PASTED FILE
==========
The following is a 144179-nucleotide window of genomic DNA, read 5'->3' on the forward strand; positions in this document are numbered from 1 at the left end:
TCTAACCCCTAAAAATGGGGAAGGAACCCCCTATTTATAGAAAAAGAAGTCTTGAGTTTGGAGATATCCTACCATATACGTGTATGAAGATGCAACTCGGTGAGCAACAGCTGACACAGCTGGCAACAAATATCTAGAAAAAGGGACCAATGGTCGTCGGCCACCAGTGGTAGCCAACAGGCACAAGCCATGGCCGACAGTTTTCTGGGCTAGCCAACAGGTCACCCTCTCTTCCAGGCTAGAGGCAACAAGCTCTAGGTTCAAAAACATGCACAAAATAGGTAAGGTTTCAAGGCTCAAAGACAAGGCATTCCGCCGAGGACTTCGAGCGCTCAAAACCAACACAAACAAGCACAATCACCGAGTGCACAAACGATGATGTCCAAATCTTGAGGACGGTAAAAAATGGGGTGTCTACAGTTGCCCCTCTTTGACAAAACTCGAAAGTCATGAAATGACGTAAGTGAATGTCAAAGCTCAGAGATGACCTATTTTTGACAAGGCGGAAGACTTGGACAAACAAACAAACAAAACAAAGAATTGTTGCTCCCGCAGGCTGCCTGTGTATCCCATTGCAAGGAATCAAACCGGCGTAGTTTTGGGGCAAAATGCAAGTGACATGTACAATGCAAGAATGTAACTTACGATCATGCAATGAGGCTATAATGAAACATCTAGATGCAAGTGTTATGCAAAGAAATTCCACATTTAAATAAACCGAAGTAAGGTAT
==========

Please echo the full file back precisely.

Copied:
The following is a 144179-nucleotide window of genomic DNA, read 5'->3' on the forward strand; positions in this document are numbered from 1 at the left end:
TCTAACCCCTAAAAATGGGGAAGGAACCCCCTATTTATAGAAAAAGAAGTCTTGAGTTTGGAGATATCCTACCATATACGTGTATGAAGATGCAACTCGGTGAGCAACAGCTGACACAGCTGGCAACAAATATCTAGAAAAAGGGACCAATGGTCGTCGGCCACCAGTGGTAGCCAACAGGCACAAGCCATGGCCGACAGTTTTCTGGGCTAGCCAACAGGTCACCCTCTCTTCCAGGCTAGAGGCAACAAGCTCTAGGTTCAAAAACATGCACAAAATAGGTAAGGTTTCAAGGCTCAAAGACAAGGCATTCCGCCGAGGACTTCGAGCGCTCAAAACCAACACAAACAAGCACAATCACCGAGTGCACAAACGATGATGTCCAAATCTTGAGGACGGTAAAAAATGGGGTGTCTACAGTTGCCCCTCTTTGACAAAACTCGAAAGTCATGAAATGACGTAAGTGAATGTCAAAGCTCAGAGATGACCTATTTTTGACAAGGCGGAAGACTTGGACAAACAAACAAACAAAACAAAGAATTGTTGCTCCCGCAGGCTGCCTGTGTATCCCATTGCAAGGAATCAAACCGGCGTAGTTTTGGGGCAAAATGCAAGTGACATGTACAATGCAAGAATGTAACTTACGATCATGCAATGAGGCTATAATGAAACATCTAGATGCAAGTGTTATGCAAAGAAATTCCACATTTAAATAAACCGAAGTAAGGTAT